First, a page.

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Pickens hopes for the right kind of "happening" downtown

Published: September 9, 2016

Greenville News - Ron Barnett

The city of Pickens, according to Wilson Perkins, has “good bones.”

It has good people, too, and a great location, he says.

It’s the kind of place that could easily develop into a destination like other towns along the edge of the mountains have – such as Travelers Rest, Landrum, Hendersonville, or Clayton, Georgia, said Perkins, the newly appointed director of the Pickens Revitalization Association.

“I just want to get more of the right kind of businesses downtown and make it more of a happening place,” he said.

There are plenty of available buildings – those good bones of downtown – that are ripe for being turned into businesses like a barbecue place, or a craft brewery, he said.

“With the Doodle Trail and everything we’ve got going, it could really be an awesome place in the next few years,” he said. “We can put Pickens on the map."

With his background in sales, selling prospective businesses on the virtues of the courthouse town on the edge of the Blue Ridge won’t be hard, he said.

Perkins grew up in the Lowcountry but has come to love the Upstate, and particularly the Pickens area.

He and his wife, Eleanor, bought a house on Scenic Highway 11 north of town a couple of years ago when they both took jobs in the area.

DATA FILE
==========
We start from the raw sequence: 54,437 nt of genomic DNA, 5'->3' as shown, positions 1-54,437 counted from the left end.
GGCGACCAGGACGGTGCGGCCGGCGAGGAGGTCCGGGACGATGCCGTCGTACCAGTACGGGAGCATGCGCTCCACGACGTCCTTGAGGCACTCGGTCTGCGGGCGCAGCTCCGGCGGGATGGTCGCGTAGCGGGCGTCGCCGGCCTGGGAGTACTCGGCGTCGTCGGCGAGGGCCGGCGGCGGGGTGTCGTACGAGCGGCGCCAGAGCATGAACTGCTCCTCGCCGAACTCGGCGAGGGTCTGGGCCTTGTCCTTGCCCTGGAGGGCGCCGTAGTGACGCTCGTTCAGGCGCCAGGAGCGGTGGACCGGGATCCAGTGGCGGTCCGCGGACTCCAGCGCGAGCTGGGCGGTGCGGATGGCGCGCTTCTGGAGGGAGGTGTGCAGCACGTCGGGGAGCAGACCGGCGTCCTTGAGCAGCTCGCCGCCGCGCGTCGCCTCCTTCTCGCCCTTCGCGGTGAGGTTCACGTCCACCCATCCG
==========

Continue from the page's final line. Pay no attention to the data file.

“I can see Table Rock from my porch,” he said. “I love it up there.”

The couple enjoys outdoor activities as whitewater kayaking and mountain biking.

“I just love climbing those hills,” Perkins said. “It’s just brutal, but when you get to the top you feel pretty good.”

His work history is as varied as his geographic background.

He’s been in farming, custom woodworking, made props for the Forrest Gump movie.

He developed his love for the Upcountry while a student at Clemson University. He finished his degree in history in 1990.

After that, he traveled the Southeast as a salesman in the carpet and commercial flooring business. He lived in Charleston most of that time, but felt like he needed some mountains in his life.

When his family, which includes daughter, Eliana, a fifth-grader at Ambler Elementary, moved to Pickens, he immediately got involved in community activities with the Rotary Club and as a volunteer for the Pickens Revitalization Association.

The association, an arm of the city of Pickens, gets most of its funding from a federal Main Street USA grant and other grants for special projects.

Perkins also will be helping organize and operate special events in the city.

“I recently found out that I’m in charge of the Christmas parade,” he laughed.

But his focus will be on recruiting businesses.

“I’ve got years of business experience and I’ve been a small business owner,” he said. “I know how it works and I know how hard it is.”

“If somebody comes and wants to start a business in Pickens, we’ll walk them through the process, we’ll give them some incentives. We’ll really make it easy for them,” he said.

Will it work?

The 48-year-old is betting his future on it.

“I’m planning to do this until I retire,” he said. “I’m all in on it.”